Some would describe Katie as a lost soul. Her parents divorced when she was young, and she was left to live with her father. As an only child, Katie was quiet and a bit of a loner. Her father had a difficult time relating to a girl, especially when Katie had little interest in sports. As Katie entered her teenage years, she withdrew even more. She began experimenting with drinking and drugs, and although it began as an initial curiosity, Katie found a group of people that accepted her. She felt freer, especially when she could alter her mood.
Katie’s father knew she was changing, but he chalked up the mood swings, irritability and change in friends as part of being a normal teenage girl. It wasn’t until Katie was arrested at a party for underage drinking and possession of drugs that reality was thrown in his face. Katie promised she was just engaging in “normal teenage stuff,” but her father knew there was a deeper problem going on.
At 18, Katie was admitted into an outpatient treatment program. And then again at 19. Six months later, Katie entered an intensive inpatient program that was believed to be a better fit. She was addicted to painkillers. She was an alcoholic. But worst of all, her destructive behaviors covered up a very sad person who saw nothing for herself in the future. For Katie, her desire to want to change didn’t come until she was able to visualize herself living a life that was free from drugs, alcohol, and pain.
Breaking through the Wall
For clients like Katie who have reached their rock bottom, they believe that death is the only way out. They’re scared to face their addiction and go through recovery, only to fail in the end. They can’t visualize anything different for themselves other than using, so they come into treatment with the attitude, “Why does it matter?”
Breaking through this wall is different for everyone. For some clients, it comes easier, maybe because they have a child to care for or a supportive family rooting for them. But for clients like Katie, they feel that there is nothing at the end of the road. Encouraging them to see anything different is a challenge, but with hard work and a commitment to recovery, it will happen.
The River Source sees clients like Katie all of the time, and they are never considered hopeless, so it’s important that you as the addict or family of the addict feels the same way. There is always hope, and much of it can come from visualizing the type of life that can be led if drugs and alcohol were out of the picture.
The Importance of Visualization
When you imagine a drug-free life, you can accelerate your achievement of goals, dreams, and ambitions. Visualization activates your creative subconscious and allows you to let in visionary thoughts about how you will achieve your goals. Through this type of thinking, you can align yourself with the people and things that will help you reach your goals. Internal motivation is built. This is true in all cases of visualization, and it’s what ultimately allows us as humans to change our opinions, beliefs, and assumptions.
Visualization is not hard to practice, and it’s very similar to meditation. Choose somewhere quiet where you can be alone with your thoughts. Let your mind be open; let creative ideas come to you. It’s important not to shut out things just because you’re scared. If you envision yourself with a family, living off the beach or working as an executive, don’t feel that you need to block these thoughts because they are not realistic. They are very realistic; they are your hopes and dreams.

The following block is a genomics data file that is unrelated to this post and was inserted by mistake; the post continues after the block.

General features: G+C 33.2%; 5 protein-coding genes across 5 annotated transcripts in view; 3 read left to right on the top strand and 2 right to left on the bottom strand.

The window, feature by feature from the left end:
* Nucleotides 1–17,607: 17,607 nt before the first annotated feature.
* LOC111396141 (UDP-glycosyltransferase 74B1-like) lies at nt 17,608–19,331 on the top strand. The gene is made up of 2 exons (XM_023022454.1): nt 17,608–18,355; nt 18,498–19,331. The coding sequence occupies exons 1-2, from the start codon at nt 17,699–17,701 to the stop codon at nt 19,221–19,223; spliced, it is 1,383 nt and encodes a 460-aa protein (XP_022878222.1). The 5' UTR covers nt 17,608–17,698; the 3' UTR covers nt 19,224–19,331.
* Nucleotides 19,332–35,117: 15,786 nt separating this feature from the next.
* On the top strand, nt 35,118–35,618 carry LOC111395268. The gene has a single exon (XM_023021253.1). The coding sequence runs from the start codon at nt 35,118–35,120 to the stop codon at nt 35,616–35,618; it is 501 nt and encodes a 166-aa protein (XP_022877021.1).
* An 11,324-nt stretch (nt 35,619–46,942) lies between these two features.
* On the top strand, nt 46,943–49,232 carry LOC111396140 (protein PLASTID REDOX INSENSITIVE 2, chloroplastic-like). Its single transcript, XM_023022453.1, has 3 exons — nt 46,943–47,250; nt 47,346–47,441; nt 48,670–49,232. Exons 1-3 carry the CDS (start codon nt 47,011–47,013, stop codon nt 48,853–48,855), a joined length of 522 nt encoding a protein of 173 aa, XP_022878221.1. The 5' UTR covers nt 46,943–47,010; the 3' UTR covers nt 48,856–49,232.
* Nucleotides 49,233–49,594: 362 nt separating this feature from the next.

Picture yourself six months from now without drugs and alcohol in your life. Then in 12 months. Two years. Imagine yourself with happy, healthy relationships. Reflect on what the holidays will look like with no fighting or destructive behavior. Envision yourself walking into college, a new job or starting a family without being burdened by addiction. Think about how it will be to live a life that is free. No dependency, nothing to hide. A job, a driver’s license, a clean bill of health.
Most importantly, you need to visualize yourself being sober and happy. Recovering from addiction takes more than just stopping the drug. You must also address some of the reasons why you chose addiction. You must learn to deal with everyday life using healthy coping mechanisms. All of this can be achieved on your journey to sobriety.
Visualization Creates Healthy Brain Patterns
Visualization is more than just creative thinking. It actually changes patterns in the brain, similar to what neurofeedback does. With visualization, however, you can do this on your own time. When we look back at Katie, her desire to change did not come until she was able to let go and imagine a drug-free life that included a partner, a family, and a college education. It included healthy relationships with both her parents. It meant coming to terms with her mother left years ago.
Nothing happens overnight. Recovery is a long-term process, and visualizing a drug-free life is just one piece of the puzzle. Yet by imagining what your life can be like without drugs and alcohol, you can break free of the worry that surrounds you and takes peace and comfort from what can be yours.